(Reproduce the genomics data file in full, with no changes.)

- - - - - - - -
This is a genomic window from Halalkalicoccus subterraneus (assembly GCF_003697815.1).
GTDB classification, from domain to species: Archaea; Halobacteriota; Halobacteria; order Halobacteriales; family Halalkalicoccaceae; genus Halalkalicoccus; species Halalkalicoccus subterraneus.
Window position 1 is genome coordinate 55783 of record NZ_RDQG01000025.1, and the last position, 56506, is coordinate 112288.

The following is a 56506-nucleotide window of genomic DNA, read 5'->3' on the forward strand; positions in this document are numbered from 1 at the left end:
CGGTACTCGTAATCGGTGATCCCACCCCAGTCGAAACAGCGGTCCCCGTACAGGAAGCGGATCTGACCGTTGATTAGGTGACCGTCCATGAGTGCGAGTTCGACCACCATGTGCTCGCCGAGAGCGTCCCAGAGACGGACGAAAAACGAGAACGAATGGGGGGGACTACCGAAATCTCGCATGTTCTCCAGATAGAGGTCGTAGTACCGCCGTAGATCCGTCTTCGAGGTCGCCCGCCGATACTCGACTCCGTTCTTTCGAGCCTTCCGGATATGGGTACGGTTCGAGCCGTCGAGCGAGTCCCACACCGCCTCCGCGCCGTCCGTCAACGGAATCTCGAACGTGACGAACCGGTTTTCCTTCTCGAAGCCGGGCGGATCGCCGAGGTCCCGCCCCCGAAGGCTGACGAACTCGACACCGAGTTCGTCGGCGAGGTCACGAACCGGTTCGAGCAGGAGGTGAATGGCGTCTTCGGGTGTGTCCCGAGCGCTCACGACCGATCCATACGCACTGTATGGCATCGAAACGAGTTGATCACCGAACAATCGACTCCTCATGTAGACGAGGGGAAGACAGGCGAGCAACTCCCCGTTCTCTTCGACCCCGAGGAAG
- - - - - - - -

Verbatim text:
This is a genomic window from Halalkalicoccus subterraneus (assembly GCF_003697815.1).
GTDB classification, from domain to species: Archaea; Halobacteriota; Halobacteria; order Halobacteriales; family Halalkalicoccaceae; genus Halalkalicoccus; species Halalkalicoccus subterraneus.
Window position 1 is genome coordinate 55783 of record NZ_RDQG01000025.1, and the last position, 56506, is coordinate 112288.

The following is a 56506-nucleotide window of genomic DNA, read 5'->3' on the forward strand; positions in this document are numbered from 1 at the left end:
CGGTACTCGTAATCGGTGATCCCACCCCAGTCGAAACAGCGGTCCCCGTACAGGAAGCGGATCTGACCGTTGATTAGGTGACCGTCCATGAGTGCGAGTTCGACCACCATGTGCTCGCCGAGAGCGTCCCAGAGACGGACGAAAAACGAGAACGAATGGGGGGGACTACCGAAATCTCGCATGTTCTCCAGATAGAGGTCGTAGTACCGCCGTAGATCCGTCTTCGAGGTCGCCCGCCGATACTCGACTCCGTTCTTTCGAGCCTTCCGGATATGGGTACGGTTCGAGCCGTCGAGCGAGTCCCACACCGCCTCCGCGCCGTCCGTCAACGGAATCTCGAACGTGACGAACCGGTTTTCCTTCTCGAAGCCGGGCGGATCGCCGAGGTCCCGCCCCCGAAGGCTGACGAACTCGACACCGAGTTCGTCGGCGAGGTCACGAACCGGTTCGAGCAGGAGGTGAATGGCGTCTTCGGGTGTGTCCCGAGCGCTCACGACCGATCCATACGCACTGTATGGCATCGAAACGAGTTGATCACCGAACAATCGACTCCTCATGTAGACGAGGGGAAGACAGGCGAGCAACTCCCCGTTCTCTTCGACCCCGAGGAAG